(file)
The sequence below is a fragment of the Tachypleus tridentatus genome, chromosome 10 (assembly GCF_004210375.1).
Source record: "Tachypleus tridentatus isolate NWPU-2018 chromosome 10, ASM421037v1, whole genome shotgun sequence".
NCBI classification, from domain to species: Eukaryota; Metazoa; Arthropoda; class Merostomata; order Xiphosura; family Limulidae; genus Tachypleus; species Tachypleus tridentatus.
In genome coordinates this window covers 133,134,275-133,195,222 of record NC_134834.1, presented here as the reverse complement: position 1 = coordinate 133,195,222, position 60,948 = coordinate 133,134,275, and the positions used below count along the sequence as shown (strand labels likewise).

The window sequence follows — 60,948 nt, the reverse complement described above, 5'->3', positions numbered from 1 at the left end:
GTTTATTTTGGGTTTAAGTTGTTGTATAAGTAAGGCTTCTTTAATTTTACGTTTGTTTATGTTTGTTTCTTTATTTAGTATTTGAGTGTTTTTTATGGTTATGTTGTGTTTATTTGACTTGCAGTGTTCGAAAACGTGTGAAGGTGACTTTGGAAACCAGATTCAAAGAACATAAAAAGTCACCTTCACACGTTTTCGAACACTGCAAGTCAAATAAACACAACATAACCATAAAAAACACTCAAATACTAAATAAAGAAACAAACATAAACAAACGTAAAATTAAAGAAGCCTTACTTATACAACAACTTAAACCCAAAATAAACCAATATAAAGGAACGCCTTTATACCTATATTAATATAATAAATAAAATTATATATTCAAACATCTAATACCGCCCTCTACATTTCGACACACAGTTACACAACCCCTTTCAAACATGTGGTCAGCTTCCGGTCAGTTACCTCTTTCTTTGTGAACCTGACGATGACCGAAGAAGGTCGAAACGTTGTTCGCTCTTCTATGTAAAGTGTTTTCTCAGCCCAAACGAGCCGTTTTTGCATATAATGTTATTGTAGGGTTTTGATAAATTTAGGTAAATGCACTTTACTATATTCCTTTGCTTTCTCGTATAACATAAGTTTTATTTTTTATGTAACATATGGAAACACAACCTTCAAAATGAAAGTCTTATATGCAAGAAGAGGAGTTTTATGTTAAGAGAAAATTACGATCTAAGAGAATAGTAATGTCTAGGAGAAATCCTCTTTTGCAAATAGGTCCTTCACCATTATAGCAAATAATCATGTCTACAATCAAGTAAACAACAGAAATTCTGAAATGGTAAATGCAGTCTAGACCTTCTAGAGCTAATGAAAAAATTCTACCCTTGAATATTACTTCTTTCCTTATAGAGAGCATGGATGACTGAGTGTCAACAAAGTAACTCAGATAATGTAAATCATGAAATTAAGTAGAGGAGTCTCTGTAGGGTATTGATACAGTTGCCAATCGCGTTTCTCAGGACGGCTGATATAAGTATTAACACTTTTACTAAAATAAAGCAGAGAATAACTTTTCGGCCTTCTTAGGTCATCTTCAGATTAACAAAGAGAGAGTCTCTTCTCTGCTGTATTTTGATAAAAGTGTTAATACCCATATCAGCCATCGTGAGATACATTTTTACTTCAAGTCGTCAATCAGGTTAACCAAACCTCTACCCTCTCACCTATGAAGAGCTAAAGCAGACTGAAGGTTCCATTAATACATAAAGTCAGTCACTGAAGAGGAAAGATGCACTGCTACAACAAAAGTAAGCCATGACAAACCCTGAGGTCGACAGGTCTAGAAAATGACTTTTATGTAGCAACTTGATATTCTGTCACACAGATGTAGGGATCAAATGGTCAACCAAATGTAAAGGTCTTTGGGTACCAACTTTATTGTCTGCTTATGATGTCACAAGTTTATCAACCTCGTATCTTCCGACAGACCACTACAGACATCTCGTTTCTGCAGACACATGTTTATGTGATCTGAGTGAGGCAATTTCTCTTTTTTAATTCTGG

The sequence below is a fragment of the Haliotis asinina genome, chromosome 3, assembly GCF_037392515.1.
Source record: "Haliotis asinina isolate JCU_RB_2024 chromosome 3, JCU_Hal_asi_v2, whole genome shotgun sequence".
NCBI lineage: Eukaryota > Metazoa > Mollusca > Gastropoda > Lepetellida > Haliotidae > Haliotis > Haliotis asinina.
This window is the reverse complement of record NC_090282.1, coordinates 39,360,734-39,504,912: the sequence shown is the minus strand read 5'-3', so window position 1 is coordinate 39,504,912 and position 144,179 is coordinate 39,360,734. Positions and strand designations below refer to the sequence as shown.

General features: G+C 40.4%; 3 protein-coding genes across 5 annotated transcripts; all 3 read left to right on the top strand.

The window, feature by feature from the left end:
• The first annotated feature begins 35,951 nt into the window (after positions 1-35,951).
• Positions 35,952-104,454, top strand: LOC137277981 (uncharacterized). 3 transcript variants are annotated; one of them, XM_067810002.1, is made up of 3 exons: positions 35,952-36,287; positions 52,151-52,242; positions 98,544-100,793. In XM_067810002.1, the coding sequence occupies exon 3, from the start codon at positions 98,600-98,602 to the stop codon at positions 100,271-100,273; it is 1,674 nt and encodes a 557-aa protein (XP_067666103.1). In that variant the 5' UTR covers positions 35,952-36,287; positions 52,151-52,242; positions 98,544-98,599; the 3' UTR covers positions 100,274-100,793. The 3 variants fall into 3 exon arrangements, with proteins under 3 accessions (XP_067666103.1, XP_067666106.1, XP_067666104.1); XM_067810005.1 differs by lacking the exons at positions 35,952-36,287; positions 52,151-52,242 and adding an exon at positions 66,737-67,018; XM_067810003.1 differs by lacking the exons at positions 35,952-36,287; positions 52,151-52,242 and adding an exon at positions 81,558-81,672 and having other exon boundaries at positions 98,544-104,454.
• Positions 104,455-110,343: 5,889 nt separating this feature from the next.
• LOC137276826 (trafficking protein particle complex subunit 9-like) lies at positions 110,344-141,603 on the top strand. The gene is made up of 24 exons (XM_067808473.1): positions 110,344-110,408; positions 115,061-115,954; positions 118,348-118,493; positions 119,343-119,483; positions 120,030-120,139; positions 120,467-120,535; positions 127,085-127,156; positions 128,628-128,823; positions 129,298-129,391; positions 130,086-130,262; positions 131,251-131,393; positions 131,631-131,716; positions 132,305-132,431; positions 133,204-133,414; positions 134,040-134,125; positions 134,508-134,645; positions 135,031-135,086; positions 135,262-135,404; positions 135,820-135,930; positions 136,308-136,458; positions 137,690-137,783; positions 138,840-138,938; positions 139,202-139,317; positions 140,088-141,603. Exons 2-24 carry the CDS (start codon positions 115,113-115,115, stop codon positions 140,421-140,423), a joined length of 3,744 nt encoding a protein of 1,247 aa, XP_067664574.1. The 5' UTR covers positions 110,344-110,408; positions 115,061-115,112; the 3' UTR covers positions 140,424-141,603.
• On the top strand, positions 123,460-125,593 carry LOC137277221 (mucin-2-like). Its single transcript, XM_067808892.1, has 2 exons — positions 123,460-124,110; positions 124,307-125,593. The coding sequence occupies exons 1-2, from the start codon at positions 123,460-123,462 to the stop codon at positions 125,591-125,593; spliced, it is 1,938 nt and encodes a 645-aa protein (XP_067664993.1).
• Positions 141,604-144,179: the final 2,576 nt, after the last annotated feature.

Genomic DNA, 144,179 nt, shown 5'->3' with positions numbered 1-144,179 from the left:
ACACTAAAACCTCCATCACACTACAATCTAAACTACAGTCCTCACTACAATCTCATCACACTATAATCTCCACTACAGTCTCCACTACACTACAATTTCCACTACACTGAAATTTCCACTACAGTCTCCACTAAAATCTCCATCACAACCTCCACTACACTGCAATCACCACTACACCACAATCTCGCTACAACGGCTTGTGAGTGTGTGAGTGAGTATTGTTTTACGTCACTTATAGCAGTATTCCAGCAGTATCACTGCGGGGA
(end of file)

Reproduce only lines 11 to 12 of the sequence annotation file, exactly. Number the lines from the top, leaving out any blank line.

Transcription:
General features: G+C 40.4%; 3 protein-coding genes across 5 annotated transcripts; all 3 read left to right on the top strand.

The window, feature by feature from the left end: